It’s been a while since I last blogged. I have been back at work for about a month now and time is flying! My schedule is much different now then when I was on maternity leave. I miss the days of playing with Cubby, feeding her and figuring out what activities we would do for the day. Now I’m lucky if I get to spend 3 or 4 hours with her and it’s usually in the evening when both she and I are tired. I recently had a good 4 days to spend alone with her (while my husband was enjoying his trip to Spain!) and it was refreshing to spend the days with her from morning until night. We played, we danced, did puzzles, read books, climbed the stairs, pretended to talk on the phone and visited her friends. I really miss the morning routine with Cubby. There is nothing like the sweet sounds of her babbling to herself in the crib when she wakes up in the morning and the big smile you get when you go to get her out of the crib. It melts my heart. During the work week, she is not even awake when I leave for work, so my husband gets to do the morning routine.
Awww Cubby.. she is growing up so fast now and learning new things every day. She can point to her nose when you ask where her nose is, she is starting to repeat words, she can climb up stairs, she is cruising on the furniture (although she is still not walking), she can make a diamond with her fingers when you sing Twinkle Twinkle little star and say “like a diamond in the sky”, and she can blow kisses.
Ok, enough about Cubby. I wanted to discuss our great carseat, the Britax Marathon 65. We moved Cubby to it in June when she was about a year old. I was reluctant at first because it meant not being able to take her in and out of the car easily, especially when she was sleeping. However, I now love our Britax Marathon 65. Here are some pros and cons of it:
sturdy construction expensive
can be used from 5 – 65 lbs. heavy to travel with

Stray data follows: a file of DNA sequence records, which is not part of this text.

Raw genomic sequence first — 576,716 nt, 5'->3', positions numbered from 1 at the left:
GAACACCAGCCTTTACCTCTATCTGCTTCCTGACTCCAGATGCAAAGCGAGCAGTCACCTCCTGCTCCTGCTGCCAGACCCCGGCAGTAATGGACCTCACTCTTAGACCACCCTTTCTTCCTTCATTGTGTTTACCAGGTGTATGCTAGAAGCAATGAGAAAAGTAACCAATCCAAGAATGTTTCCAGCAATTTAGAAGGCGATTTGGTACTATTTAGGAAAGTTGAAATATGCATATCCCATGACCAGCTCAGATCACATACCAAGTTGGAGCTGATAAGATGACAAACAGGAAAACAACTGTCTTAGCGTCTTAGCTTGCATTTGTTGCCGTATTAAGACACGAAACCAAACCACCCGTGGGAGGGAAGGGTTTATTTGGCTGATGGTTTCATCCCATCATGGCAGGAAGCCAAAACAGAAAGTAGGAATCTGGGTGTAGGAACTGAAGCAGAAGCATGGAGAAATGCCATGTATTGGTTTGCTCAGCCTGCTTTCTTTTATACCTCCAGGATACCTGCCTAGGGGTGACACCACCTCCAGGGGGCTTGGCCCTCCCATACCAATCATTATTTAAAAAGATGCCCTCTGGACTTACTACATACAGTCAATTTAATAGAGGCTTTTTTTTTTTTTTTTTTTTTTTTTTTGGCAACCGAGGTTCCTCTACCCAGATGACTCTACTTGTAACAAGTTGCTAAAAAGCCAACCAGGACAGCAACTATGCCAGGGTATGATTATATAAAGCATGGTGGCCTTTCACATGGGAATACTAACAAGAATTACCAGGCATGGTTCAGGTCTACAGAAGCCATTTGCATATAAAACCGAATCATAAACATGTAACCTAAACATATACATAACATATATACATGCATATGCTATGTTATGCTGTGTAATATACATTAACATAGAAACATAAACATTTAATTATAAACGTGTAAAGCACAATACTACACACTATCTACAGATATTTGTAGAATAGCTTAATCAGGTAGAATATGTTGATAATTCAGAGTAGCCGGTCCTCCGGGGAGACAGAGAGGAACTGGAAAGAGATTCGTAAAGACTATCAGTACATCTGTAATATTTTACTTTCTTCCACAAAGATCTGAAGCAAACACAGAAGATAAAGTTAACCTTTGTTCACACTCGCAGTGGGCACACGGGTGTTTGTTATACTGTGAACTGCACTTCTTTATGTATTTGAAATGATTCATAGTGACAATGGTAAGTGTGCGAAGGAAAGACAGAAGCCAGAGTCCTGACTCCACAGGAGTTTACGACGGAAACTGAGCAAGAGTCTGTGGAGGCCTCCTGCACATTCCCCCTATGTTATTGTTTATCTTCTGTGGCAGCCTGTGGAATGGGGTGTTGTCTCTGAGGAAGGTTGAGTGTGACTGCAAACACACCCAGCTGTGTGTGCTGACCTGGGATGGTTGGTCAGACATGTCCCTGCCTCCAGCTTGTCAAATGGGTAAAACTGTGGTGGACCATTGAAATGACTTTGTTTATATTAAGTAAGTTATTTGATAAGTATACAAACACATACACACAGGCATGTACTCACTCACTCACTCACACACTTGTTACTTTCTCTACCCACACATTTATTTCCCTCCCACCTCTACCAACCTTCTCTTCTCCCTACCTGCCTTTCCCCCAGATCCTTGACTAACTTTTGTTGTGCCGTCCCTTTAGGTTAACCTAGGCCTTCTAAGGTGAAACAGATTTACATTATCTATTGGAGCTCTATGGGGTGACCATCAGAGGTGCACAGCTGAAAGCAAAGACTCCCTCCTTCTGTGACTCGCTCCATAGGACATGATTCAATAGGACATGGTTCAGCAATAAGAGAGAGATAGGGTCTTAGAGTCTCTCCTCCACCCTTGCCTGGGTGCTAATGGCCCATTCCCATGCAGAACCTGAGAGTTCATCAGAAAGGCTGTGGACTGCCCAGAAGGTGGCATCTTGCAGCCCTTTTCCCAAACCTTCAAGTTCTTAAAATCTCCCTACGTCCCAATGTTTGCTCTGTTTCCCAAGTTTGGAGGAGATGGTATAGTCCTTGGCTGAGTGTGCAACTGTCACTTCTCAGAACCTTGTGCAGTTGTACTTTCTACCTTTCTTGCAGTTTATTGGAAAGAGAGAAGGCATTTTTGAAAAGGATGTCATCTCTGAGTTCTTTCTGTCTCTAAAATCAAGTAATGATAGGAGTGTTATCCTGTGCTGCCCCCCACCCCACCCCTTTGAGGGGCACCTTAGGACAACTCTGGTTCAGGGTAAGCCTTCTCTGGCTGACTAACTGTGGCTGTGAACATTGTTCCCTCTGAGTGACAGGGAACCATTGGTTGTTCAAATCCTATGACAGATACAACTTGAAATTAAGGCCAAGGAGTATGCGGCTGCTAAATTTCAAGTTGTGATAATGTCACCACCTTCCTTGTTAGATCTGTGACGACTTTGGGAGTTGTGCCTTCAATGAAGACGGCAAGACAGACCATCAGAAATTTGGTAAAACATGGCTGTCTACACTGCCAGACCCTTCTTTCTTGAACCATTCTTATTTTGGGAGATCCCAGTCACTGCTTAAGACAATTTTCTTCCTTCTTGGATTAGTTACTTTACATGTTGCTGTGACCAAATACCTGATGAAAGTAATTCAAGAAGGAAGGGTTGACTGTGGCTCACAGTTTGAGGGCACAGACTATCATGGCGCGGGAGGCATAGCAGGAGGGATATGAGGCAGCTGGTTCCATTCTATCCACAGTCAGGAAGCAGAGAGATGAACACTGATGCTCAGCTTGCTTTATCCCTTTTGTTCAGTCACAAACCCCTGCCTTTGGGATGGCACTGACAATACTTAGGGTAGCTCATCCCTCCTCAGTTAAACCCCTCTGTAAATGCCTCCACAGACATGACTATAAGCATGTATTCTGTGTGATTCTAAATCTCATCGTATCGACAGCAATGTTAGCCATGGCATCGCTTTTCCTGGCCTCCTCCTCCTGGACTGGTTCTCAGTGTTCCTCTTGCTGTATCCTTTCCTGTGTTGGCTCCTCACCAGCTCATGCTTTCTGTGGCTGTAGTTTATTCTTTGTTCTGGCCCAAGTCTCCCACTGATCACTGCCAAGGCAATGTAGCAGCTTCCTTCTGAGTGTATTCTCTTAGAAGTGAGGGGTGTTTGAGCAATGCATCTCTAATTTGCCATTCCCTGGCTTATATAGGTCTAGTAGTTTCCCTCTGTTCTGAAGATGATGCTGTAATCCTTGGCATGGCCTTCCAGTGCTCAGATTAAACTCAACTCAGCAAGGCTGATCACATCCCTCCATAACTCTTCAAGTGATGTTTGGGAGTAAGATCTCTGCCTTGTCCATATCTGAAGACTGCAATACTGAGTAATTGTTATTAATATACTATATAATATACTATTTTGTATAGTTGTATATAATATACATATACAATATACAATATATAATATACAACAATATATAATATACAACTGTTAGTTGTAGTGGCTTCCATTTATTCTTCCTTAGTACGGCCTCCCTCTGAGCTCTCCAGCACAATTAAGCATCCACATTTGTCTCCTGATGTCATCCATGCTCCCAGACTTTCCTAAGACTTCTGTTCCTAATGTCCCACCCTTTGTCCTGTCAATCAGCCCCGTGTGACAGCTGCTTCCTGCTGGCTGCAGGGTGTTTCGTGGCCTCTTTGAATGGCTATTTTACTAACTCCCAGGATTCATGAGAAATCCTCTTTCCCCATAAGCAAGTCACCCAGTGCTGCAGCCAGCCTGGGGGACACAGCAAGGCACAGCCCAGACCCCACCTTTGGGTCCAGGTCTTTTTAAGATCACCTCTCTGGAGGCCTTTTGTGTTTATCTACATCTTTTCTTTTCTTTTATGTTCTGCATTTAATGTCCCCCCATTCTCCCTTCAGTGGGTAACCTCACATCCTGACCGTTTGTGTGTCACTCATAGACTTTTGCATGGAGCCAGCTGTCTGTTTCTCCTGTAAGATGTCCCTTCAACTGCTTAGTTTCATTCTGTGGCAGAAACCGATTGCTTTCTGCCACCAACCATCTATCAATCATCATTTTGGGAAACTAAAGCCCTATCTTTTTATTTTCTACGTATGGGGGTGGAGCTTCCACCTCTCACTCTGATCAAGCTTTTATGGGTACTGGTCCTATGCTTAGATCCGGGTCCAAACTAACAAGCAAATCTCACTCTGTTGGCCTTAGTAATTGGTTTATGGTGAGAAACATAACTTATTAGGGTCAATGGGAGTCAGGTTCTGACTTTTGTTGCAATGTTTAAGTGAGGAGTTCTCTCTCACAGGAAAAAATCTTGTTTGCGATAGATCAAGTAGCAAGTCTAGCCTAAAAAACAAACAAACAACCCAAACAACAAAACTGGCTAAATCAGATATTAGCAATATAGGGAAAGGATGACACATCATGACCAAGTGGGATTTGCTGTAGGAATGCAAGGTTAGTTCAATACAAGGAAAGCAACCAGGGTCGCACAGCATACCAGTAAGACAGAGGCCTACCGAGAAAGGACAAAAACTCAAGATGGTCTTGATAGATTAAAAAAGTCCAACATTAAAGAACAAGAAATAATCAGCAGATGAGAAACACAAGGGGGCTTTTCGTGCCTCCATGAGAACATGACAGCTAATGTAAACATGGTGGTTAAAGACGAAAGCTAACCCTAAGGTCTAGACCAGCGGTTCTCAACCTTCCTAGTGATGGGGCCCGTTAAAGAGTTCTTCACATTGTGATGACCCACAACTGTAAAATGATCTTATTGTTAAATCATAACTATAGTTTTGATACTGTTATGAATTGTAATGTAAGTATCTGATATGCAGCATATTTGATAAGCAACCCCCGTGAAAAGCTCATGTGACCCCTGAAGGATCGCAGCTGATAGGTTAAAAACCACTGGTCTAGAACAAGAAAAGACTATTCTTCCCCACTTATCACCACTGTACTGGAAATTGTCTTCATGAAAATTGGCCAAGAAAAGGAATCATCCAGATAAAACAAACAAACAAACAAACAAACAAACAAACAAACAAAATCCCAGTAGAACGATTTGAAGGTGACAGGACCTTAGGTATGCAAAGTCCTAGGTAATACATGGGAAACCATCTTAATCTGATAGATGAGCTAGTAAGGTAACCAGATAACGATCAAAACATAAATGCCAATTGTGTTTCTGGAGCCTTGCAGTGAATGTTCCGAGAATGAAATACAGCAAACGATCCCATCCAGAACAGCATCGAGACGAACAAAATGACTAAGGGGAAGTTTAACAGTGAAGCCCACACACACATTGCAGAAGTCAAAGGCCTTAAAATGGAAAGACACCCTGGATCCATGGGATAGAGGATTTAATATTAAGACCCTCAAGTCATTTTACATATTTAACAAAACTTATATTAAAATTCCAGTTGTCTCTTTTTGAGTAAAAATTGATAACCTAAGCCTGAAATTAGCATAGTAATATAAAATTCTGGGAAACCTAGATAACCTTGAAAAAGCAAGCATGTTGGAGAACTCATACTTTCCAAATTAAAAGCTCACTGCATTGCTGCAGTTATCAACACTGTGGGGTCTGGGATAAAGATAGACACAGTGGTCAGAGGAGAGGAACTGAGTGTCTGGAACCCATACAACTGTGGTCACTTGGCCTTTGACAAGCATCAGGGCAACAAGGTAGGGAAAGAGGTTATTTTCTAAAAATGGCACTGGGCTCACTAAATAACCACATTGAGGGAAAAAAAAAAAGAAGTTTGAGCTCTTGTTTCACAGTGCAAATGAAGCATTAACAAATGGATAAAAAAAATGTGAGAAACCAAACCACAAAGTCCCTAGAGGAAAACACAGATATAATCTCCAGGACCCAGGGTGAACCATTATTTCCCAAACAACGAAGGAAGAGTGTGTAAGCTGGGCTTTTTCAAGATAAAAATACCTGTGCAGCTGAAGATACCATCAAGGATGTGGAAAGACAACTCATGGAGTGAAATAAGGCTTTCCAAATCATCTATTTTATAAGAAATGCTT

heavy duty straps and harness
sturdy base that stays put
approved for travel on planes
great prints and colours
lots of accessories available for it
easy to install into the car
Cubby doesn’t get upset when she goes in it (she actually likes it!)
As you can see, there are many more pros than cons. I really like this carseat and since Cubby is still small, it will be used for a long time. You can read more on Britax’s website:
I know there is some confusion over when to change from rear facing to forward facing. This is the most recent information that I could come up with from the Ministry of Transportation in Ontario’s website:
Newborn babies and infants require special protection while in a vehicle. In a collision, using properly installed rear-facing car seats can save your child’s life.
Infant car seats should face the back of the vehicle, rest at a 45-degree angle and move no more than 2.5 cm (1 in.) where the seatbelt or Universal Anchorage System (UAS) strap is routed through the child car seat. If necessary, use a towel or a foam bar (pool noodle) under the base of the child car seat to adjust the angle. Harness straps should sit at or below a baby’s shoulders. You should not be able to fit more than one finger underneath the harness straps at the child’s collarbone. The chest clip should be flat against the chest at armpit level.
When the child outgrows the maximum height and weight of his/her infant seat, you may require a convertible rear-facing seat until your child is ready to be facing forward. The law requires using a rear-facing car seat until the baby is at least 9 kilograms (20 lb.)
The law is a minimum requirement. It’s best to keep your child rear-facing until they are at least one year old or until they have reached either the maximum height or weight limits of the rear-facing seat.
- Birth to 9 kg (20 lb.)
- Rear-facing seat
- Use away from an active airbag
A child can start riding facing forward when he or she is at least 9 kg (20 lb.).
To prevent the car seat from moving forward and causing injury in a collision, it is important to use the tether strap exactly as the manufacturer recommends. If your vehicle does not have a tether anchor in place, contact a dealership to have one installed.
To install a forward-facing car seat, fasten the tether strap, then use your body weight to tighten and fasten the seatbelt or Universal Anchorage System (UAS) strap.
Ensure that the shoulder straps are at or above the child’s shoulders. Straps should be snug, with only one finger width between the strap and the child’s chest. Avoid using aftermarket car seat products. They can become projectiles or may have hard or sharp surfaces that can hurt the child in a collision.
- 9 to 18 kg (20-40 lb.)
- Forward-facing seat
- Use with a tether strap
The information is dated as of June 22, 2012.
Let me know if you are aware of any more recent changes!